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Retail Report: Central region, Lent a blessing

Catfish sales benefit from increased pricing, reduced promotions

by Staff Writer
August 01, 2012

Catfish is one of the top 10 dollar-contributing sub-categories to the seafood department. Nationally, catfish accounted for 3.7 percent of seafood department sales during the 52 weeks ending April 28, 2012, down less than a percentage point. 

However, dollar contribution varied greatly by region, with catfish accounting for 6.3 percent of the Central region’s department sales, while contributing only 1.3 percent in the Eastern region. Contribution was higher than the national average in the South, accounting for 5 percent of seafood department sales. The variation in department
contribution showed how regionally driven catfish sales were during the past year.

Catfish accounts for 9.8 percent of finfish category dollars. Of the 16 finfish sub-categories, only salmon and tilapia achieved higher dollar shares. Weekly sales averaged $238 per store, up 1.2 percent from the prior year. Average weekly catfish store sales peaked during the 2012 Lenten season, reaching $352 during the week ending March 10. Of the six weeks where average weekly store sales reached $300 or higher, five occurred during Lent. 

The South accounted for more than half (50.7 percent) of all catfish sales, bringing in a weekly average of $285 per store (up 1.7 percent from the prior year). However, the Central region had a higher weekly dollar average, at $356 per store. This was an increase of 4.1 percent, positioning the Central region with the fastest growing sales. The Eastern region had the lowest dollars per store per week ($129) and was the only region with a decrease, down 3.7 percent.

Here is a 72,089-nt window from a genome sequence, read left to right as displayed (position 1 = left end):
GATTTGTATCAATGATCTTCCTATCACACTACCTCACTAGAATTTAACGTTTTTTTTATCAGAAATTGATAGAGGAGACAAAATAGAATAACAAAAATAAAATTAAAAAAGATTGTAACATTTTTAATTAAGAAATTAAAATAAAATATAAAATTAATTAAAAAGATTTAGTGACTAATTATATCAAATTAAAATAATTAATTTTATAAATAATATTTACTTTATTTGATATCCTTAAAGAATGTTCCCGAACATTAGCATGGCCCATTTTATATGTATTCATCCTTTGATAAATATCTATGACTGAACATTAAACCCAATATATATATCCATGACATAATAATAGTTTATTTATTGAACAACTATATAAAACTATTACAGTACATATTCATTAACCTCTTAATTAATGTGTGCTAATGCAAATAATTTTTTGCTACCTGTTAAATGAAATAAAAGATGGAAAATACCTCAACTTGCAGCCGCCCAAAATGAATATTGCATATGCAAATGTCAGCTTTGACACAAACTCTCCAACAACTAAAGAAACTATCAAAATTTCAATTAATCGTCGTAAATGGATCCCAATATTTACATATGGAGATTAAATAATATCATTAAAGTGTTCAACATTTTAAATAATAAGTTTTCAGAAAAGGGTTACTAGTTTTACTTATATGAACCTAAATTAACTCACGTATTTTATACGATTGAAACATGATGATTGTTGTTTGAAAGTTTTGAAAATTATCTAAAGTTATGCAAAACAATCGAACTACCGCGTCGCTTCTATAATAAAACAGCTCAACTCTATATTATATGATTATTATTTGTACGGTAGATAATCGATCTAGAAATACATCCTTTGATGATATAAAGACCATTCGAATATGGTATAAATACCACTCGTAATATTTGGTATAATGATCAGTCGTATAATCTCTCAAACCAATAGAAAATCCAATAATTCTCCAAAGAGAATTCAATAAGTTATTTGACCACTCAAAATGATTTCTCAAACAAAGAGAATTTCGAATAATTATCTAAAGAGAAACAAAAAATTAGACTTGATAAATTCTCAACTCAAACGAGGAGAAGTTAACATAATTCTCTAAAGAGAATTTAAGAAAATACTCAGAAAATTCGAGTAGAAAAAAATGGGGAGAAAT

A 17 percent increase in average retail prices helped maintain dollar sales, with average weekly sales $2 higher during the 52-week period compared to the prior year. However, increased pricing might have negatively affected weekly volume per store, which declined 13.5 percent compared to the prior year. Promotional average retail pricing increased at a faster rate than non-promotional or everyday prices. This reduced the discount when catfish was on promotion and also contributed to higher weekly dollars per store. Nearly one-quarter of catfish volume was sold on promotion, down 7 percentage points from the prior year. 

The price increase during the latest 52 weeks was consistent with the longer-term upward trend. Over the past five years, average retail prices for catfish at stable stores increased year-over-year from a period low of $4.03 in 2007 to a high of $5.12 in 2011. This equated to an overall pricing increase of 27.2 percent in the five-year span.

Overall, increased pricing and reduced promotions benefitted catfish dollar sales during the 52 weeks, with growth occurring in every region except the East. 

This sales review is provided by the Nielsen Perishables Group in Chicago, which specializes in research, analytics, marketing communications, category development, promotional best practices and shopper insights. Reported results are for May 1, 2011, through April 28, 2012, compiled from grocery stores nationwide representing 62.3 percent of national supermarket ACV share. For more information, contact Kelli Beckel at: (773) 929-7013; kelli.beckel@nielsen.com

August 2012 - SeaFood Business 

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